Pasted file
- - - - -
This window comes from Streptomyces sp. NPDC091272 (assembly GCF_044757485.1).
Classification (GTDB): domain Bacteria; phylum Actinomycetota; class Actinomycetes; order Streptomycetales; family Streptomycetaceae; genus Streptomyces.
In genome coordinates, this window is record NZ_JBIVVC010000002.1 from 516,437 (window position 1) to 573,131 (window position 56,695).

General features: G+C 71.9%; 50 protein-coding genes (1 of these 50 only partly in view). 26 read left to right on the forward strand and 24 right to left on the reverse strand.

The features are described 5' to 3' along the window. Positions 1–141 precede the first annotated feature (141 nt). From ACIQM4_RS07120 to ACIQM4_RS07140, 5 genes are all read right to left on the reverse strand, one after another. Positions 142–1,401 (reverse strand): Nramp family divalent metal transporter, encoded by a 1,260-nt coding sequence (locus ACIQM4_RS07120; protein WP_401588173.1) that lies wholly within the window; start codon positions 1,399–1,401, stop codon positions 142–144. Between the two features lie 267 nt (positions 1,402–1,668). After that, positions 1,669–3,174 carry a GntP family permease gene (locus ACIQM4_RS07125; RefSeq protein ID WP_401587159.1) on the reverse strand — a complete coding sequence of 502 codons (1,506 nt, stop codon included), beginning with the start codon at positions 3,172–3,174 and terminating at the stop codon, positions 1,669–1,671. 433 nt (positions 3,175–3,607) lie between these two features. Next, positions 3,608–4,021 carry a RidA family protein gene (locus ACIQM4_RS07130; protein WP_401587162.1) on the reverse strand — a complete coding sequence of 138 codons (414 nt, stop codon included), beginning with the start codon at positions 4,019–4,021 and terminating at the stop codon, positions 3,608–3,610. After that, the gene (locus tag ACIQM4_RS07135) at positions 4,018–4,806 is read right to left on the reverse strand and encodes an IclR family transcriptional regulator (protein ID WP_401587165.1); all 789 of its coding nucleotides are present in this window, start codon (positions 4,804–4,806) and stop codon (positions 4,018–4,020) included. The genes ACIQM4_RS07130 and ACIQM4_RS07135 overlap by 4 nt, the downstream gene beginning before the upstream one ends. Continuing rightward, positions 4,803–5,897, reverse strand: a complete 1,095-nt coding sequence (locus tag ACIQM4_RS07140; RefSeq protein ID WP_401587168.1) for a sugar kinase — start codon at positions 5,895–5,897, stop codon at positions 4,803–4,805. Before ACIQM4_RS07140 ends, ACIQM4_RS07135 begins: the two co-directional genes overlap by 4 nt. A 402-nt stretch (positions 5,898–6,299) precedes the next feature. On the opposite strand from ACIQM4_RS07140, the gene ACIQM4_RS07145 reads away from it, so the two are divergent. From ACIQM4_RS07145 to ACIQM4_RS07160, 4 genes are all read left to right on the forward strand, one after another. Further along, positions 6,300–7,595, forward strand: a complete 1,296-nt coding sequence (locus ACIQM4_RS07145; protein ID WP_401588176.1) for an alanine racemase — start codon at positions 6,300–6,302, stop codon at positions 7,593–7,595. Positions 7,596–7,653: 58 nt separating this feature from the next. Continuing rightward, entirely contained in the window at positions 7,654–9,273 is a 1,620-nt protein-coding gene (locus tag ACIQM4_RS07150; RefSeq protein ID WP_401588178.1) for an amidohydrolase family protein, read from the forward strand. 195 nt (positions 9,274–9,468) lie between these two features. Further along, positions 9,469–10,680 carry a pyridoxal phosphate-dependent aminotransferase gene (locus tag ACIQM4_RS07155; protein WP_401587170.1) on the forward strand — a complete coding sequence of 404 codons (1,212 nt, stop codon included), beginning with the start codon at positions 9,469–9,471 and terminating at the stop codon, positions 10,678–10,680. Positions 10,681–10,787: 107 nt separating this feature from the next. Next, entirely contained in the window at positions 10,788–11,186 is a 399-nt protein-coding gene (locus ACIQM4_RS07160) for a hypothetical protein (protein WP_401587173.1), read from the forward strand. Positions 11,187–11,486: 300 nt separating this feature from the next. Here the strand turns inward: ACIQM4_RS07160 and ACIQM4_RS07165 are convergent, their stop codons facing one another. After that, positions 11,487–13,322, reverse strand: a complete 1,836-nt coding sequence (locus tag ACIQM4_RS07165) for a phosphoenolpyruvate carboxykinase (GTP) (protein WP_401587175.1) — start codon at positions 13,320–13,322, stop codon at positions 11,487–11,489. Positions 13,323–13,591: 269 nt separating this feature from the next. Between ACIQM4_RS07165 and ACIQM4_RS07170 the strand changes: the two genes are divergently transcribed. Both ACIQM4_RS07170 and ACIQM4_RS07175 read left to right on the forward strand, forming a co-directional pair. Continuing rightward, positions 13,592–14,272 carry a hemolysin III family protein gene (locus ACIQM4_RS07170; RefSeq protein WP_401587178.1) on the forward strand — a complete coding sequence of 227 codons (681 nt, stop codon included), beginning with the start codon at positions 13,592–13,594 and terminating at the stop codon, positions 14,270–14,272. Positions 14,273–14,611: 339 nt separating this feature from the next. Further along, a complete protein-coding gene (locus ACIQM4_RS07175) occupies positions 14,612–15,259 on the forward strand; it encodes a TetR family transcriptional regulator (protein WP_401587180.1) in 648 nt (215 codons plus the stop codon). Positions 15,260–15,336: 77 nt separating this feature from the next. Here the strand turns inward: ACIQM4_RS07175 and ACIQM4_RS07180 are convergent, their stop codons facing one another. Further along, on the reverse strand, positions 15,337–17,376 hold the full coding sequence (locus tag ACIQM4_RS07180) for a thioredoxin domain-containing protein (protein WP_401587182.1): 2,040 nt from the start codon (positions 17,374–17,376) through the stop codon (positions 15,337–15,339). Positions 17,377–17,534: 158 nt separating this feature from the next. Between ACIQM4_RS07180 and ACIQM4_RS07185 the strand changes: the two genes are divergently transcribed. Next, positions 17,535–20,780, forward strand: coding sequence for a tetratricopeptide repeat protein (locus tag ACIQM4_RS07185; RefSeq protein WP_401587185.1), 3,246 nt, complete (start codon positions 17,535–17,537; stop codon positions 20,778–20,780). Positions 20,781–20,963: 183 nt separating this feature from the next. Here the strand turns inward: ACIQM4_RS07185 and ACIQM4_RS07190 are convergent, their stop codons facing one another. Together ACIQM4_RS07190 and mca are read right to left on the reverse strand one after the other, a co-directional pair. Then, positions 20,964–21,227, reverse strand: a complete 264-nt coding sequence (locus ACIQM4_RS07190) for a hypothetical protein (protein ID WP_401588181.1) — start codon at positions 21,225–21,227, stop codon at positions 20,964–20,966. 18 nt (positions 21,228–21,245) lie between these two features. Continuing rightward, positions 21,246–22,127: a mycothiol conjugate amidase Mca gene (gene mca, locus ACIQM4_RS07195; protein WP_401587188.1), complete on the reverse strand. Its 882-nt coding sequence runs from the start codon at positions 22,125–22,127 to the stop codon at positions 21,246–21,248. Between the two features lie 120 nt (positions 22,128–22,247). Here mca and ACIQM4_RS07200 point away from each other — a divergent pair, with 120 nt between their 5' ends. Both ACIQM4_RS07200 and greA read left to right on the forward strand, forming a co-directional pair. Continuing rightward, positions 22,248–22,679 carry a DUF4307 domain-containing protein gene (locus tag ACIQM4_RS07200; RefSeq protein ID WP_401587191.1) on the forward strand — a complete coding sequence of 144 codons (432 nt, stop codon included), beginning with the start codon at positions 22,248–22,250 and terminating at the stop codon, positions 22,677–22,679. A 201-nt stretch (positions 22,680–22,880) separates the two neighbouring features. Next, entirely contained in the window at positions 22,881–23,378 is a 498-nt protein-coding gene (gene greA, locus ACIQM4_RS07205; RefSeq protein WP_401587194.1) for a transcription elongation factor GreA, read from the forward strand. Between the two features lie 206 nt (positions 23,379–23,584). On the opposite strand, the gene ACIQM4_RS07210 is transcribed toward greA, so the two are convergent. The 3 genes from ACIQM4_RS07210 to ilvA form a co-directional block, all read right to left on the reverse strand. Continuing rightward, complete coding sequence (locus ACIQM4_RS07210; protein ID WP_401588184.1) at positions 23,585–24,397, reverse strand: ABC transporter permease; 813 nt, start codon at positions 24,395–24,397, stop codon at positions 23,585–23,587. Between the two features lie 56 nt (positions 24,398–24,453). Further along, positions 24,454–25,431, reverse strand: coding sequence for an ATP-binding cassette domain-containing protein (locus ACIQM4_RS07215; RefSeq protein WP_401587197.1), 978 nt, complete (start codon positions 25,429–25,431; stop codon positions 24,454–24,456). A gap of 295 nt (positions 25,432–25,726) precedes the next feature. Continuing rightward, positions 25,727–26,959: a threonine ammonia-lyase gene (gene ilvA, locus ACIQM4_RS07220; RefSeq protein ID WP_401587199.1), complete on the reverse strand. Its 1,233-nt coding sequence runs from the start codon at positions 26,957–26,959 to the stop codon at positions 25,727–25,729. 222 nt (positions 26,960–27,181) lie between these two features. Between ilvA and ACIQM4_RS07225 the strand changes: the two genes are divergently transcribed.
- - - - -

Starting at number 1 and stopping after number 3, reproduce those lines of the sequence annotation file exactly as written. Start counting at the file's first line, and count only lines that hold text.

This window comes from Streptomyces sp. NPDC091272 (assembly GCF_044757485.1).
Classification (GTDB): domain Bacteria; phylum Actinomycetota; class Actinomycetes; order Streptomycetales; family Streptomycetaceae; genus Streptomyces.
In genome coordinates, this window is record NZ_JBIVVC010000002.1 from 516,437 (window position 1) to 573,131 (window position 56,695).